Who’s impacted

  • CMO
  • Development team leads
  • Business analysts

What’s Next?

  • Cyber-defence can no longer be left to a 'best effort' basis by ICT groups. Organisations that lack a dedicated cyber security specialist, must seek out specialist services, peer groups and forums, and actively leverage better practices from these groups.
  • Evaluate the status of your enterprise’s ransomware defence and look into the strengths and weaknesses of your current security posture.
  • Create a dedicated team that will develop a roadmap to improve the organisation’s stance against ransomware.

Related IBRS Advisory

  1. The Security Impact of Remote Working: Find the Gaps in (Zero) Trust
  2. Use Security Principles to Guide Security Strategy
  3. Reducing the Risk of a Successful Ransomware Attack

The Latest

28 October 2021: The US Senate voted unanimously to deny Huawei and ZTE from supplying equipment to US enterprises due to national security threats that would violate the Secure Equipment Act. Once approved by Pres. Joe Biden, the companies will not be granted equipment licenses by the Federal Communications Commission (FCC) under its ‘Covered Equipment or Services List’. A few days before, the Federal Bureau of Investigation (FBI) raided PAX Technology's Jacksonville warehouse after reports of alleged transmission of malware through the Chinese manufacturer's point-of-sale (PoS) terminals.

Why it’s Important.

As a member of Five Eyes (FVEY), an alliance of countries including Canada, New Zealand, the UK and the US, for joint cooperation in signals, military and human intelligence, Australia has previously followed the US in cutting off suspicious foreign tech companies' domestic presence due to national security concerns.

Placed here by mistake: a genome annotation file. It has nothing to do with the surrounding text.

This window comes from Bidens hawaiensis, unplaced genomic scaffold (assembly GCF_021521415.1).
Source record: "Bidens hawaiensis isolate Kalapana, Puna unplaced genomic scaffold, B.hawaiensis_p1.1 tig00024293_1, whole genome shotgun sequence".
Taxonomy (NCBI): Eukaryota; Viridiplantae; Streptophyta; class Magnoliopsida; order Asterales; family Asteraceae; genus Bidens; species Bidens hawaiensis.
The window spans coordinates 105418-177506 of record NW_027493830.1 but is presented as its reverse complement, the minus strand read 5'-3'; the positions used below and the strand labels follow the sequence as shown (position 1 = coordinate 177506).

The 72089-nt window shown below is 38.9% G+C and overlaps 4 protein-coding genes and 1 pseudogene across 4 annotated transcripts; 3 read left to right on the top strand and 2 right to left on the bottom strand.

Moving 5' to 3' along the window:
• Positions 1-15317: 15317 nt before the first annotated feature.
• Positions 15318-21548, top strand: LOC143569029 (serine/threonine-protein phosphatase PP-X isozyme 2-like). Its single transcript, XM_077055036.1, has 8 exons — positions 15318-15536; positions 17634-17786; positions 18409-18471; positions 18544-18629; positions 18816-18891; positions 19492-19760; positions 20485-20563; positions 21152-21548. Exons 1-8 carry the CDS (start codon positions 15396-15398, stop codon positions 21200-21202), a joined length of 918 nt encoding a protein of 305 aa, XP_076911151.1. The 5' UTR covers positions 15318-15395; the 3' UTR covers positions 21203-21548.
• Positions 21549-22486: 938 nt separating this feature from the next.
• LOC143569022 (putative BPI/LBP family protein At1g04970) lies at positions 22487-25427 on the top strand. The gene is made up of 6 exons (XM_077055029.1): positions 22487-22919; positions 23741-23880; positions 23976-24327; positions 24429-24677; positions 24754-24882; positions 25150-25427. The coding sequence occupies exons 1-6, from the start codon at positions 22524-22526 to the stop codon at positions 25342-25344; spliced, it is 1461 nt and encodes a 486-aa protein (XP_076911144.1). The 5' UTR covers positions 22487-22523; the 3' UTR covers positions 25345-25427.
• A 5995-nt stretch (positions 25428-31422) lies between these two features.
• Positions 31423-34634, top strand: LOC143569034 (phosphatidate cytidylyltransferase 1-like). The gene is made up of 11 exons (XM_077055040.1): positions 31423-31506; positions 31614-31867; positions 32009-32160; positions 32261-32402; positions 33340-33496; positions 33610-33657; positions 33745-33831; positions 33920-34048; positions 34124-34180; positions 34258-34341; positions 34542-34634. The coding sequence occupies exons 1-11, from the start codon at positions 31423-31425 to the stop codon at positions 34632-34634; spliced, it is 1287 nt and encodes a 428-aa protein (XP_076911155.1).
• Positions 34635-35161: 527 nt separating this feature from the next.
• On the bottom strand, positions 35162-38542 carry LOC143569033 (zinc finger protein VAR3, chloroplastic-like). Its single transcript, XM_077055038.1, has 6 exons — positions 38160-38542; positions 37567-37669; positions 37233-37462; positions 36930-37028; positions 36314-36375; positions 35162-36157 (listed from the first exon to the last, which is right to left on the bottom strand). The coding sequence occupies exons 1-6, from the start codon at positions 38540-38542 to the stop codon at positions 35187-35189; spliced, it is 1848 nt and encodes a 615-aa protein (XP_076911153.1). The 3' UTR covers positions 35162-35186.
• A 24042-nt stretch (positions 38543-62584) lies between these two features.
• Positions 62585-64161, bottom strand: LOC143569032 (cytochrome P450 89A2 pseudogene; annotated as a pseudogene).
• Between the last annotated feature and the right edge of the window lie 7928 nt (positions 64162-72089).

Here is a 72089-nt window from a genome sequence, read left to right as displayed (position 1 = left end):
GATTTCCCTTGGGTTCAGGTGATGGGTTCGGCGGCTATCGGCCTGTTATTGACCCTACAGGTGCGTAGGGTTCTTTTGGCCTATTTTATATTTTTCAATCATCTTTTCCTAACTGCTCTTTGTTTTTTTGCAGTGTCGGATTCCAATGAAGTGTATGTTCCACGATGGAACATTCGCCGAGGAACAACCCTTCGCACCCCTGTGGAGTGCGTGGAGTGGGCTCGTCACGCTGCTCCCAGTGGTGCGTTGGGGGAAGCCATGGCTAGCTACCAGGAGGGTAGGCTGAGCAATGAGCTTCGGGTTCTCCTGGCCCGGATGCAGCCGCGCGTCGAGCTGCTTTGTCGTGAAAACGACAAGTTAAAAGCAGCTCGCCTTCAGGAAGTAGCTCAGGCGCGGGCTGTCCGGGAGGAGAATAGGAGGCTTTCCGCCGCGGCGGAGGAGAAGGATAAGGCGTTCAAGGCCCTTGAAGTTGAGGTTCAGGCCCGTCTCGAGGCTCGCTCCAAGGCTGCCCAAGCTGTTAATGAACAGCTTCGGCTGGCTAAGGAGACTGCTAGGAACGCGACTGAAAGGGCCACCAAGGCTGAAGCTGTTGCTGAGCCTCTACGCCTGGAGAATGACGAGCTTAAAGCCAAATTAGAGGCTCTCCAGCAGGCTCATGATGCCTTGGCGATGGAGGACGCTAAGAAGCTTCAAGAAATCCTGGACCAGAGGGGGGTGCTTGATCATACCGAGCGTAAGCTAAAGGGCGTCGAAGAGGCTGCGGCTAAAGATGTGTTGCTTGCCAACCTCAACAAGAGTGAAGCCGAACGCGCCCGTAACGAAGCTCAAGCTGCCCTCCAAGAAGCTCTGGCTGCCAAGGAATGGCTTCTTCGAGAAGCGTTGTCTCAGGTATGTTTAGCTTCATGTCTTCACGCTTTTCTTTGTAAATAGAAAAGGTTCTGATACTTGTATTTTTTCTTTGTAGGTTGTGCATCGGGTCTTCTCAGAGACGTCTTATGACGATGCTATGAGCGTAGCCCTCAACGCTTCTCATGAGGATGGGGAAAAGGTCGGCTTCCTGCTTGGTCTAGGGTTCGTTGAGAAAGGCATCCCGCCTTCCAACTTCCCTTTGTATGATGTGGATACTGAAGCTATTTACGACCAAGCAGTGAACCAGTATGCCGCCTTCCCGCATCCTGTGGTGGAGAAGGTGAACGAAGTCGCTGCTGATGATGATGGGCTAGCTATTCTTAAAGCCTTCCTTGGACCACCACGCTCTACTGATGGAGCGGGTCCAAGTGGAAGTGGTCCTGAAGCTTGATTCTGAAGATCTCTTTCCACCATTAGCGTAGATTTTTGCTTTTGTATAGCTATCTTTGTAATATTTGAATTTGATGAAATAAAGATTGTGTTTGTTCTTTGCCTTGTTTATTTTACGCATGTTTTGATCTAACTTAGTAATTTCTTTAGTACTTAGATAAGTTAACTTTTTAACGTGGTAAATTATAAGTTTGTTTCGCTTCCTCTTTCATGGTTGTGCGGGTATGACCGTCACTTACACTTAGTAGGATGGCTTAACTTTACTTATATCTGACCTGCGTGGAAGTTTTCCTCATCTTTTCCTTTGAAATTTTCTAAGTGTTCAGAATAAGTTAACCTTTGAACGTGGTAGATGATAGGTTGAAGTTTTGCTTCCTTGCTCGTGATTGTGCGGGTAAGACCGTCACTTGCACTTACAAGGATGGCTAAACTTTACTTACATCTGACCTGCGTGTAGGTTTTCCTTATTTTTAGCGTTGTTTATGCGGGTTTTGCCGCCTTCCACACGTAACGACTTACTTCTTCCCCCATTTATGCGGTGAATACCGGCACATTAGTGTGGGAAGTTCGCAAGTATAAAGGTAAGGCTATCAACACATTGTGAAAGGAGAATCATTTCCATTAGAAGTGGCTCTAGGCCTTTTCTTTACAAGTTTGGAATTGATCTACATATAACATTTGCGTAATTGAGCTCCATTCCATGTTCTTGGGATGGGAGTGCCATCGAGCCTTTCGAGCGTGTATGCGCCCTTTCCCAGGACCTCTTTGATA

• Australia blacklisted Huawei and ZTE in 2018 from selling 5G equipment. The two firms vehemently dismissed accusations over high-speed mobile network espionage, citing discriminatory tactics even with a no-backdoor agreement. 
  • In the same year, the Australian Defence Department banned messaging and payment app WeChat for failing to meet the organisation's standards for use on networks and mobile devices but not necessarily because of security and privacy issues.
  • In late October 2021, PoS terminals from PAX were detected sending anomalous network traffic, which has seen formal requests to replace the equipment due to security concerns. 

The fundamental issue here is supply chain security - the ability of nation state actors to inject spyware (or other malware) into equipment that is broadly used globally. Even where the security risks are not validated, the potential remains. It must also be noted that in the recent past, allies of Australia have engaged in such activities.

With the current geopolitics on global telecommunications being influenced by the US, sweeping impacts on the global supply chain and reduced competition in the market are likely.  

IBRS expects this technology supply spat will expand into areas outside of telecommunications, such as industrial control systems and PoS. Any widespread technology that can be used to impact or monitor aspects of national economies are likely targets.

Who’s impacted

  • Telecommunications procurement

What’s Next?

For organisations considering foreign-manufactured tech products and services, look more closely at the implications of selecting such equipment or platforms. While there is still no public evidence on the credibility of allegations against specific state actors, senior leaders must take security concerns in their organisation and assess the risks they are willing to take when selecting any vendor.

In addition to the security risks, there are also reputational risks, and risks associated with having to replace key solutions, such as is the case with the PAX PoS hardware.

Related IBRS Advisory

  1. Choosing Huawei could be risky - but not why you think
  2. Are you FRUSTRATED with procurement? Why procurement often goes off the rails